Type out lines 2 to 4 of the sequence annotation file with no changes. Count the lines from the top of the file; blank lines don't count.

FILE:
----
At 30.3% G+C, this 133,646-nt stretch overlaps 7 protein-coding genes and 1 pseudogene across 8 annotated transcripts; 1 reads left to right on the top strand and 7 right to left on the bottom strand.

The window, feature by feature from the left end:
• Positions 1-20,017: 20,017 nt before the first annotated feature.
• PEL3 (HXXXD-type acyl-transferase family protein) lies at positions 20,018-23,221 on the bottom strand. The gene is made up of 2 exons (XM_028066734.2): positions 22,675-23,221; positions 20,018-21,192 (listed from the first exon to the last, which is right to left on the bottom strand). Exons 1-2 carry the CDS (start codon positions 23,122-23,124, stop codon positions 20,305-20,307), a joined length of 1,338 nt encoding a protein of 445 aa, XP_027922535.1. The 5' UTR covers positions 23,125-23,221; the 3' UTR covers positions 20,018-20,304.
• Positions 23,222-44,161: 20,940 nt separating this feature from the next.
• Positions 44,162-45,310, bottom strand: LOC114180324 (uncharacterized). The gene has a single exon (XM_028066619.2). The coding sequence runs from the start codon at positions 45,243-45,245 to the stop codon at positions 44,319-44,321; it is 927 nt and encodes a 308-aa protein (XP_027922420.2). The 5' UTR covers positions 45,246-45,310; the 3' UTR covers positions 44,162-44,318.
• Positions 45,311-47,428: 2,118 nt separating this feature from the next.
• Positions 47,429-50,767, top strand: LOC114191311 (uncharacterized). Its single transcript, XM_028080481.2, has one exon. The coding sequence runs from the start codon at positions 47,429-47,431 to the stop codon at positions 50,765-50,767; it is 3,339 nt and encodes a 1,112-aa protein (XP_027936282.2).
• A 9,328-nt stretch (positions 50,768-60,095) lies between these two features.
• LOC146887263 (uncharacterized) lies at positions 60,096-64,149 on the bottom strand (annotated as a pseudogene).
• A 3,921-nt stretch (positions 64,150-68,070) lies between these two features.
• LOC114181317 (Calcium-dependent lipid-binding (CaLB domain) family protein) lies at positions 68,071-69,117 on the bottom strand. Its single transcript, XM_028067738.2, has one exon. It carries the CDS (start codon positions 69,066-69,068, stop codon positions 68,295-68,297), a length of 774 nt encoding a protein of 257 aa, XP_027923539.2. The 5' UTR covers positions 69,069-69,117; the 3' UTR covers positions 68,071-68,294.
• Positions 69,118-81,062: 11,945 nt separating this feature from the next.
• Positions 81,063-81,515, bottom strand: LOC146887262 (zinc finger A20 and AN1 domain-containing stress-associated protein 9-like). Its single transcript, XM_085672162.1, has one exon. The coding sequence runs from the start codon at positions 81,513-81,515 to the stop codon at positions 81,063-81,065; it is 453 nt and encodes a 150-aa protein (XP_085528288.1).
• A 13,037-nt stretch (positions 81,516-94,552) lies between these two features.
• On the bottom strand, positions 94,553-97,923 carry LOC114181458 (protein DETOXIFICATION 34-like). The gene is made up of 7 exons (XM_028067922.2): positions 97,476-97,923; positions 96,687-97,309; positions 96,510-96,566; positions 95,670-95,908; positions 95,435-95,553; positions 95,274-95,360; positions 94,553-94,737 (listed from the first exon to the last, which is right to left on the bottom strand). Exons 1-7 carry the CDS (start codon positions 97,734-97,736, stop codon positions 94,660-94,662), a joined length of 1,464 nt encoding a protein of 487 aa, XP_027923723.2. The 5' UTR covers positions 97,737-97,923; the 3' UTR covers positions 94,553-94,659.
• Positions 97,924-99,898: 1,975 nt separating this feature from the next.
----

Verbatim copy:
The window, feature by feature from the left end:
• Positions 1-20,017: 20,017 nt before the first annotated feature.
• PEL3 (HXXXD-type acyl-transferase family protein) lies at positions 20,018-23,221 on the bottom strand. The gene is made up of 2 exons (XM_028066734.2): positions 22,675-23,221; positions 20,018-21,192 (listed from the first exon to the last, which is right to left on the bottom strand). Exons 1-2 carry the CDS (start codon positions 23,122-23,124, stop codon positions 20,305-20,307), a joined length of 1,338 nt encoding a protein of 445 aa, XP_027922535.1. The 5' UTR covers positions 23,125-23,221; the 3' UTR covers positions 20,018-20,304.